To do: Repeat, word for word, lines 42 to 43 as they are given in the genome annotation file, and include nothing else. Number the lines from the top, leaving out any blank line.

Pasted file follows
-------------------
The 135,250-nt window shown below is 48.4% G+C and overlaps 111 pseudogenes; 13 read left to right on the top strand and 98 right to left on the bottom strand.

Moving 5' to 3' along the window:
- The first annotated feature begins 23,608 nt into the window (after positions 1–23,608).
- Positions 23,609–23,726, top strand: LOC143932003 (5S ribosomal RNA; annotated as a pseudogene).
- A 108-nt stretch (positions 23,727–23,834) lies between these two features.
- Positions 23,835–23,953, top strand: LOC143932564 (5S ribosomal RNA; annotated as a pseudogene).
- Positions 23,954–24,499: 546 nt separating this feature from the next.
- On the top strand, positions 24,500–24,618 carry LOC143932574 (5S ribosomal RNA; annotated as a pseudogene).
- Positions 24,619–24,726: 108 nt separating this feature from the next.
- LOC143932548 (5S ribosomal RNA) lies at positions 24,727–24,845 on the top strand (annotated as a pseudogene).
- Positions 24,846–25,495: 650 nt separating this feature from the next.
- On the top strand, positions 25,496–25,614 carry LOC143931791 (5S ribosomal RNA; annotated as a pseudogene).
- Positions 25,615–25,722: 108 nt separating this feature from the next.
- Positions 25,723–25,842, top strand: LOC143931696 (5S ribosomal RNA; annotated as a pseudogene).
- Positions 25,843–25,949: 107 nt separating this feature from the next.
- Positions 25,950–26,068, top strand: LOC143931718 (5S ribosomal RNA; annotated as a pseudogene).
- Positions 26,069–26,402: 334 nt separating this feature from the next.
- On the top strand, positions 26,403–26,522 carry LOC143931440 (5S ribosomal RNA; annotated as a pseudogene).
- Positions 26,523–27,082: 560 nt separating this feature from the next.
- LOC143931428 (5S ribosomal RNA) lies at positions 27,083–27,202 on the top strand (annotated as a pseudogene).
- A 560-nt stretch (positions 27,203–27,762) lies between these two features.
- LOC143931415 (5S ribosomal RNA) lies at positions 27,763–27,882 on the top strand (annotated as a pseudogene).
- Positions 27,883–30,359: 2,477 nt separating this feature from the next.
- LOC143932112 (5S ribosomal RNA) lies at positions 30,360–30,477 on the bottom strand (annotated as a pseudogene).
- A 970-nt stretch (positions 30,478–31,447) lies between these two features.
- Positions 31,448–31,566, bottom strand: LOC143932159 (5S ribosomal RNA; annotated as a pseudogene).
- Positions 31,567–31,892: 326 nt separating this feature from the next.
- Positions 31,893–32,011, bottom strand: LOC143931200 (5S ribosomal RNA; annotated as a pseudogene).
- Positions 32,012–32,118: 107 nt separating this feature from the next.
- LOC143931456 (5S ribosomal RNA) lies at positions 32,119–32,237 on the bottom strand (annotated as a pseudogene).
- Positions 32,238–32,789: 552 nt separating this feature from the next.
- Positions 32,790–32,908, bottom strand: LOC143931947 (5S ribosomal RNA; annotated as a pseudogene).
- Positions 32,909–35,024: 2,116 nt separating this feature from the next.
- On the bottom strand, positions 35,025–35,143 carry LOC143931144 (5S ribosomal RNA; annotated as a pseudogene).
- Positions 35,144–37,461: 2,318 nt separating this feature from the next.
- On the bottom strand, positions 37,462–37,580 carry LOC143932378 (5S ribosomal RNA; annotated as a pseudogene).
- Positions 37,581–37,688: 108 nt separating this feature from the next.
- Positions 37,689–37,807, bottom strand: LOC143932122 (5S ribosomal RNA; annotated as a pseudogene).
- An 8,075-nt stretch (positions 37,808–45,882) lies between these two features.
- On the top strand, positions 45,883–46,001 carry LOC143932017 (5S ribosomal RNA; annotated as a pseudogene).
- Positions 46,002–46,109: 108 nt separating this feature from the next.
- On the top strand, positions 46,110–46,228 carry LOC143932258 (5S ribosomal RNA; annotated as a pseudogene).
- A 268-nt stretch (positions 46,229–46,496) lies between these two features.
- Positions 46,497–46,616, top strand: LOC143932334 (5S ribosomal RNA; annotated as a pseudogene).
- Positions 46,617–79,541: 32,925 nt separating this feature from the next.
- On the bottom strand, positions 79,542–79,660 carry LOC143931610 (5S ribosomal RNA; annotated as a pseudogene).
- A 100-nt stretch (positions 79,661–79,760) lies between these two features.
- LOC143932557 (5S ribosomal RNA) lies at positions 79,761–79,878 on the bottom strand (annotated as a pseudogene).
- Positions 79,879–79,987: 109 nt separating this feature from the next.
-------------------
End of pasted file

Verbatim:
- On the top strand, positions 46,110–46,228 carry LOC143932258 (5S ribosomal RNA; annotated as a pseudogene).
- A 268-nt stretch (positions 46,229–46,496) lies between these two features.